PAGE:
As Steeplegate Mall struggles, other nearby retailers thrive

  • An entrance to the Bon-Ton Mens and Home Store is seen at the Steeplegate Mall in Concord on Thursday, Feb. 1, 2018. The retailer announced it is closing both its stores. (ELIZABETH FRANTZ / Monitor staff) Elizabeth Frantz

Monitor staff
Thursday, February 01, 2018

Wednesday’s news that struggling retailer Bon-Ton will close its stores in the Steeplegate Mall has focused attention on a puzzling business question: Why is the mall doing so poorly when other retail businesses on the Heights seem to be doing so well?

“The mall has not had a noticeable downward effect on the properties around it,” said Carlos Baia, deputy city manager for Concord. “If you go to any community where you see a large mall that starts to have problems, typically you see abandoned properties nearby. But this has one of the lowest vacancy rates of any major commercial corridor around.”

Indeed, directly across Loudon Road from Steeplegate, a strip mall built two years ago is thriving and being expanded.

It may be that Steeplegate, which has been trying to stem the loss of retailers for a half-dozen years, is facing an almost unavoidable decline due to forces beyond its control and will have to reinvent itself.

“There’s a definite trend in retail that has been going on for some time – part of it related to internet sales, part of it related to shopper preference in terms of types of retail environment. That’s very hard to control,” said Tim Sink, president of the Greater Concord Chamber of Commerce.

By “types of retail environment” Sink means enclosed malls, as compared to open mall-like centers such as Tanger Outlets in Tilton, or stand-alone stores like the Home Depot and Target located a short walk from Steeplegate.

Enclosed malls, especially midsized malls such as 480,000-square-foot Steeplegate, have been fading for the past decade along with the decline of department and general clothing stores, which tend to be their biggest anchor tenants.

Bon-Ton is an example of a retail firm having trouble coping with change but so are the other two stores that anchor Steeplegate: JCPenney, which flirted with bankruptcy two years ago, and Sears, which this week cut 220 corporate jobs in an attempt to stem losses. Both of those chains have closed stores around the country recently and plan to close more of them this year.

As a result, malls all over the country are struggling with the loss of anchor tenants like Bon-Ton.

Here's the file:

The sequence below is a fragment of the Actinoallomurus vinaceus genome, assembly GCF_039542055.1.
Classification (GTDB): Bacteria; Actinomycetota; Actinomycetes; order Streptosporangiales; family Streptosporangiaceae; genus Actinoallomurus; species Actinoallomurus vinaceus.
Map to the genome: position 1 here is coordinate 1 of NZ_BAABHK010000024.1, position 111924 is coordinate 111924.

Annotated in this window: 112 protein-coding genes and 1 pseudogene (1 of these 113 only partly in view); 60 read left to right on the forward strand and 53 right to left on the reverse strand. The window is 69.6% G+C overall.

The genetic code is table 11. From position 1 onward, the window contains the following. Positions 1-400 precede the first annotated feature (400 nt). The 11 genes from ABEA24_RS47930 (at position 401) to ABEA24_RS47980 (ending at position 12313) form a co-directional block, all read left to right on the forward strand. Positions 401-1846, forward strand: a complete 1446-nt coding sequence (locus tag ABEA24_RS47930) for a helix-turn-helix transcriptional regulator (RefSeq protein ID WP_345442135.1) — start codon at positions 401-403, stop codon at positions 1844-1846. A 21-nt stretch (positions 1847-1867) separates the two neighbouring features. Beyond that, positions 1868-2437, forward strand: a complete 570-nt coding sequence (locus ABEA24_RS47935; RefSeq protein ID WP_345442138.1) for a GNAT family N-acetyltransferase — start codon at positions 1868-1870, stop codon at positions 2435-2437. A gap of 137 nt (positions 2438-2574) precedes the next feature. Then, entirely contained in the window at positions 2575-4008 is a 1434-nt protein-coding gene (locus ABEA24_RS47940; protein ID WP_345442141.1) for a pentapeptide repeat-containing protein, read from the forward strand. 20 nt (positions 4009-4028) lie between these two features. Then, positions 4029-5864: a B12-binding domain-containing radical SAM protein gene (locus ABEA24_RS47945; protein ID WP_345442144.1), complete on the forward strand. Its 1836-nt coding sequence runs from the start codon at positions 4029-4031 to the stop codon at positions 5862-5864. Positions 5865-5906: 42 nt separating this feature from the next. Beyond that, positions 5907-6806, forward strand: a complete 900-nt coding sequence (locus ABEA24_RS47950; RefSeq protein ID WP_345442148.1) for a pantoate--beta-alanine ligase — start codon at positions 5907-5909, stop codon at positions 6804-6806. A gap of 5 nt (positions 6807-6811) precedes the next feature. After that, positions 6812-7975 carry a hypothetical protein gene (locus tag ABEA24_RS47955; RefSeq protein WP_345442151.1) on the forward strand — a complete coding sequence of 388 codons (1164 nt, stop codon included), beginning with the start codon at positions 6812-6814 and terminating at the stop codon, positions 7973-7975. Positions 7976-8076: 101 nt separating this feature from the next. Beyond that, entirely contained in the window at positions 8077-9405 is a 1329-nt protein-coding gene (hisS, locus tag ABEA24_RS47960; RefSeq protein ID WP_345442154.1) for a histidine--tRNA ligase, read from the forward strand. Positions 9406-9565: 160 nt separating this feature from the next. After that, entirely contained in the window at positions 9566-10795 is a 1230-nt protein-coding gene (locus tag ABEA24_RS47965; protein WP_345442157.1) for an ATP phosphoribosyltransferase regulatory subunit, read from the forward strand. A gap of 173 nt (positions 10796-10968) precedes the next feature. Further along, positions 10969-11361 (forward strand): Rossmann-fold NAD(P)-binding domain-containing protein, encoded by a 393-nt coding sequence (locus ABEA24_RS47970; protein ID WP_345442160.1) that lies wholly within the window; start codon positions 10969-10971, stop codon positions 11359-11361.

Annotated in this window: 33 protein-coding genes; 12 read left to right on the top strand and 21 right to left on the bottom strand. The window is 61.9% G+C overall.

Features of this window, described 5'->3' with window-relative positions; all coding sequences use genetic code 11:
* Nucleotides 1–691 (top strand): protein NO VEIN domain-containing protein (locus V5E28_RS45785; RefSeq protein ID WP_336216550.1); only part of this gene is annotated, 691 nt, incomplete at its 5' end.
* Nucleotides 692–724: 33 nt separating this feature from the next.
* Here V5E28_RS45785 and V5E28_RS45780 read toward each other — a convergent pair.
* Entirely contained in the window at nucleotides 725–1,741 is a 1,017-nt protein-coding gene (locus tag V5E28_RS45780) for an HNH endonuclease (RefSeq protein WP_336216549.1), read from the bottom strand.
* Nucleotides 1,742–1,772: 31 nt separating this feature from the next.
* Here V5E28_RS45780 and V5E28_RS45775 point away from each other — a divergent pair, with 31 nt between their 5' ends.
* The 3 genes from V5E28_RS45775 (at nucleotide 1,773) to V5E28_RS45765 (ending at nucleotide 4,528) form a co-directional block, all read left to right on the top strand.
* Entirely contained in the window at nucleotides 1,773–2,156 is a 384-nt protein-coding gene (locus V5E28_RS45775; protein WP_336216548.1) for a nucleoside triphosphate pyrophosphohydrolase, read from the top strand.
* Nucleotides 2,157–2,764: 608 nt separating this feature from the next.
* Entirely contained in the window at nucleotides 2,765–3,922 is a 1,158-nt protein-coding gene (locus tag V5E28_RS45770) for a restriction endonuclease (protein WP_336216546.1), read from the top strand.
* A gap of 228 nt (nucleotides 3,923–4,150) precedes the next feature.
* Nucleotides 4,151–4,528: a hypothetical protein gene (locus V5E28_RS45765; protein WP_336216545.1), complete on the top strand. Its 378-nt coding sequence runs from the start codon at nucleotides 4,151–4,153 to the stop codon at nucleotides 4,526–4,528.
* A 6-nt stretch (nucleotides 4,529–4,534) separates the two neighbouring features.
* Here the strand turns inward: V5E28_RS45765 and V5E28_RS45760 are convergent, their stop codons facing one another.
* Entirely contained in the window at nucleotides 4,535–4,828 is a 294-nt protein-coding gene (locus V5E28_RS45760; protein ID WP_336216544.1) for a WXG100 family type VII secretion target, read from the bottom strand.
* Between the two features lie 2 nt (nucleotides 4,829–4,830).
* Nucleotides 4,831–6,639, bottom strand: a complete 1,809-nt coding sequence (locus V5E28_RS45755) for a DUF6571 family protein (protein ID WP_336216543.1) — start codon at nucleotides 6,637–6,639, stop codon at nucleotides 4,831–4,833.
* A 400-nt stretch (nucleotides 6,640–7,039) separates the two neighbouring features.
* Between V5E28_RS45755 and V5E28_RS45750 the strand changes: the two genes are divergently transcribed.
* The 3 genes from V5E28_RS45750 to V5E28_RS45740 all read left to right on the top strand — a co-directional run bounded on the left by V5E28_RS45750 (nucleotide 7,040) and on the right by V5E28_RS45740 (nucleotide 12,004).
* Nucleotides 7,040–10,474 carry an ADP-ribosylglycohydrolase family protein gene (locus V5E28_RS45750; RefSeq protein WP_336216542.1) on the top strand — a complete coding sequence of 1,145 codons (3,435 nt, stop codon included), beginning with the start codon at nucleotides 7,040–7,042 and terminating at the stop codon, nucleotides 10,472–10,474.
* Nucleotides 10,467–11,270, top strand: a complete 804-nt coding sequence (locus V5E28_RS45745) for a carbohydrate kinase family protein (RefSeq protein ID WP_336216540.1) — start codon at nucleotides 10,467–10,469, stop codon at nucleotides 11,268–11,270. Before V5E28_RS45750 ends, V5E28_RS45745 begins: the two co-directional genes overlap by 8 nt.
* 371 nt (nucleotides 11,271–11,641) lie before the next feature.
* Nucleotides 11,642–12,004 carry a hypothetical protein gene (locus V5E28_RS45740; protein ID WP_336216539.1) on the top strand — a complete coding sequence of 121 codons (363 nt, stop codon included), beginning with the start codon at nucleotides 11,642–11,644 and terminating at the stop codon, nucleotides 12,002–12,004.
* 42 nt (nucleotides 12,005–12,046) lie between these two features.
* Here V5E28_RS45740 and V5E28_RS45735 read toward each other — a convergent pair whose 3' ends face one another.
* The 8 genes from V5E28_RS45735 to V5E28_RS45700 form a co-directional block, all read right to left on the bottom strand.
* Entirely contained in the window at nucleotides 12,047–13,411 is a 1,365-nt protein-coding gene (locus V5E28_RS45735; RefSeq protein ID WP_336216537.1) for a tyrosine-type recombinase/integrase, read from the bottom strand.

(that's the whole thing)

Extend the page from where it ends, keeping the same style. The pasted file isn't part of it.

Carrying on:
“It’s happening everywhere. The better operators are being very aggressive, very creative about it ... deciding how to change,” said attorney John Sokul, who is head of the real estate group at Hinckley Allen and specializes in shopping centers.

And while not all malls are struggling – the Mall of New Hampshire in Manchester and Pheasant Lane Mall in Nashua, both owned by Simon Properties, the nation’s largest mall owner, appear to be thriving – many are looking to shift away from the traditional model of depending on retail alone to draw customers.

“They’re adding sports-oriented, health- and wellness-oriented, or medical centers. We’re seeing a lot of midmarket malls even go industrial ... for last-mile distribution; smaller, more nimble distribution centers. I could see somebody using some of that space for warehousing, distribution,” he said.

Sokul noted that one property in Seabrook even turned itself into an indoor go-kart track.

Steeplegate was bought in 2016 by Namdar Realty of Great Neck, N.Y., after former owner Rouse Properties defaulted on a $47 million loan payment and turned ownership over to the bank. Namdar buys “underperforming” shopping centers and enclosed malls throughout the country. Namdar did not return a call seeking comment Thursday, and the mall’s management declined to comment.

Namdar bought Steeplegate for the cut-rate price of $10.3 million and promptly subdivided it, turning the separate Applebee’s restaurant and TD Bank buildings into separate properties whose value is less likely to be hurt by the mall’s problems. The mall itself, on 50 acres, is now assessed for $10 million by the city.

And while Steeplegate has seen a couple of nontraditional tenants arrive, most notably the Hatbox Theatre, it has not been able to change the long trend of stores leaving and spaces remaining empty. Even Dunkin’ Donuts has left, as chain restaurants pop up all along Loudon Road.

Baia of City Hall said Concord had hope for the property.

“It’s in good shape – it’s not that old. Whether it has to be a shopping mall as we know it today in the future, I don’t know, but developers are looking at these types of properties. There could be mixed-type uses, maybe residential with some retail, other service,” he said.

The site is zoned gateway performance, a zoning type often used for big-box stores and large retail outlets, but that could change, Baia said.

“The city, we’re ready to come to the table and work with whoever wants to redevelop this property,” he said. “We have reached out to representatives ... Saying we’ll brainstorm with you, try to do something with you if you decide that standard retail is not the way you want to go.”

Sink, of the chamber of commerce, said that even in changing times a large mall can be an important part of a local economy.

“Concord has a strong retail economy, and we want to offer choices to visitors who want to come and shop in tax-free New Hampshire. One of the advantages that Concord has is variety – boutique shops in downtown and popular chains on the Heights, including the mall.” he said.

Would it hurt if Steeplegate closed, he was asked?

“I would see it as a definite downside,” he said.